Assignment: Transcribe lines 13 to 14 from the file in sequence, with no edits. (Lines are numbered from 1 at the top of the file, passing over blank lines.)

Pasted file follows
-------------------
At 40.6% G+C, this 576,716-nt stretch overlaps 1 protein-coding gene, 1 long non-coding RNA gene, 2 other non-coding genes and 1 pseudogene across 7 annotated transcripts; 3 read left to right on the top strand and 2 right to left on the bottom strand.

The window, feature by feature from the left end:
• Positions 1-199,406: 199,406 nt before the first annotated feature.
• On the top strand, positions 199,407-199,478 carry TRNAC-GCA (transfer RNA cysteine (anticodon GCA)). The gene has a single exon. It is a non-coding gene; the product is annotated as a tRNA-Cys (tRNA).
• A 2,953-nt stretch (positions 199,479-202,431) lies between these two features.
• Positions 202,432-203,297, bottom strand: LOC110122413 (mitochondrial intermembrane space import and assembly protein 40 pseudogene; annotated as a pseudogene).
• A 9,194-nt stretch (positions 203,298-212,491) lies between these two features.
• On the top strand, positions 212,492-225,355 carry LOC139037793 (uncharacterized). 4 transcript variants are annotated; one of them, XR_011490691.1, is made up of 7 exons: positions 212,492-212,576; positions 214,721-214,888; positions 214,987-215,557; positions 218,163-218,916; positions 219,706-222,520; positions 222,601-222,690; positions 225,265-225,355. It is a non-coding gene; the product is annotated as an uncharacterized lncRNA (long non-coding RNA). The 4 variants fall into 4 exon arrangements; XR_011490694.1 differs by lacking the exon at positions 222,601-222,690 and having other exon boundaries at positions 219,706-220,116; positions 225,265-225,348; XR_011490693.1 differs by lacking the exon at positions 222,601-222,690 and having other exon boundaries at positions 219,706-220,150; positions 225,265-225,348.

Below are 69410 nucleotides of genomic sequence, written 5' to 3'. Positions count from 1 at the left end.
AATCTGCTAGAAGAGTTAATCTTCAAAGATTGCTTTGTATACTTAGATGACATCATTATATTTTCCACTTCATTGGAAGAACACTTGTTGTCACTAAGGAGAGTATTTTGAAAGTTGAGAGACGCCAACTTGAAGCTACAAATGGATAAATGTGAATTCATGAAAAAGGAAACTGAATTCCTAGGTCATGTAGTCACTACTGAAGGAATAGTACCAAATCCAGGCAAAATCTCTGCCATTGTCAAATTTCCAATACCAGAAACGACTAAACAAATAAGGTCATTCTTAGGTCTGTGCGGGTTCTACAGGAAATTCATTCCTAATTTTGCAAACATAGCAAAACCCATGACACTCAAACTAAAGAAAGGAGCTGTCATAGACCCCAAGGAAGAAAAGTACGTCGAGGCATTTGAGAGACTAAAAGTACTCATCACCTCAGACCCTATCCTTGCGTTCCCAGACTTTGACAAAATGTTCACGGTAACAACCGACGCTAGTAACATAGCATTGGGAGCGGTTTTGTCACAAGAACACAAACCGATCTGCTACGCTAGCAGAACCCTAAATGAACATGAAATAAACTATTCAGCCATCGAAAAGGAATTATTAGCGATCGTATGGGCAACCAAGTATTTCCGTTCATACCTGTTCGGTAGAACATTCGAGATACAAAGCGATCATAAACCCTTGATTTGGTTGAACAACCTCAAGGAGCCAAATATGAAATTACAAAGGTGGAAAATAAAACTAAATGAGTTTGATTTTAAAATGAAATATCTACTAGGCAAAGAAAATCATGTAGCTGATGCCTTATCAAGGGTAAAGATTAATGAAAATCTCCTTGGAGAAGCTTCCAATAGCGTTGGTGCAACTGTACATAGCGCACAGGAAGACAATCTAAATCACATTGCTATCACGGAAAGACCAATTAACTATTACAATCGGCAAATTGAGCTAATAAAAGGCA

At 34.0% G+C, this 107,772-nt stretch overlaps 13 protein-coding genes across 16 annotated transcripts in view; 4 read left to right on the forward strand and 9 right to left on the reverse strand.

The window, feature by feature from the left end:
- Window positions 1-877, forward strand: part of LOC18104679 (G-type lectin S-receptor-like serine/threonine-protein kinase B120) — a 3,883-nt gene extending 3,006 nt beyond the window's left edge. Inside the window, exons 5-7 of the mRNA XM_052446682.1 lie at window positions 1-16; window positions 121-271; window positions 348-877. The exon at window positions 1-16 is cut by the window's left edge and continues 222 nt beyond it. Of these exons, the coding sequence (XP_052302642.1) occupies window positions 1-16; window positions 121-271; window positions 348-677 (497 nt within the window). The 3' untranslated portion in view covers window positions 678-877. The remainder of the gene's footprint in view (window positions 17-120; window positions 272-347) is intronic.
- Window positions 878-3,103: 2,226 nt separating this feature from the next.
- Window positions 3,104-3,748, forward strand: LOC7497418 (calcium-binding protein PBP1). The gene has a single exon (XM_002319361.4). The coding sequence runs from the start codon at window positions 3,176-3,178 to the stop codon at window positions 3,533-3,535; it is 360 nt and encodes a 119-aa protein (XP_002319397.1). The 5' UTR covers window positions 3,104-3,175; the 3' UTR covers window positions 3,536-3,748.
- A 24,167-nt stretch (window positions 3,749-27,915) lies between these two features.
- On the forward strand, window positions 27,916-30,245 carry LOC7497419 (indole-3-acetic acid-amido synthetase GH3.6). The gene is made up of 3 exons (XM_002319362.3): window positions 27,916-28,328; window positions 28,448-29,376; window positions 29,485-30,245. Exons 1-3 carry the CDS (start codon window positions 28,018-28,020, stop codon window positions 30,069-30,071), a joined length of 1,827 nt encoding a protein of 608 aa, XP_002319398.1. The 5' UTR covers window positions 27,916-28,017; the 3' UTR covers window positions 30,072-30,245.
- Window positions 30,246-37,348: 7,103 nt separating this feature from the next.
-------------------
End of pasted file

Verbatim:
- Window positions 1-877, forward strand: part of LOC18104679 (G-type lectin S-receptor-like serine/threonine-protein kinase B120) — a 3,883-nt gene extending 3,006 nt beyond the window's left edge. Inside the window, exons 5-7 of the mRNA XM_052446682.1 lie at window positions 1-16; window positions 121-271; window positions 348-877. The exon at window positions 1-16 is cut by the window's left edge and continues 222 nt beyond it. Of these exons, the coding sequence (XP_052302642.1) occupies window positions 1-16; window positions 121-271; window positions 348-677 (497 nt within the window). The 3' untranslated portion in view covers window positions 678-877. The remainder of the gene's footprint in view (window positions 17-120; window positions 272-347) is intronic.
- Window positions 878-3,103: 2,226 nt separating this feature from the next.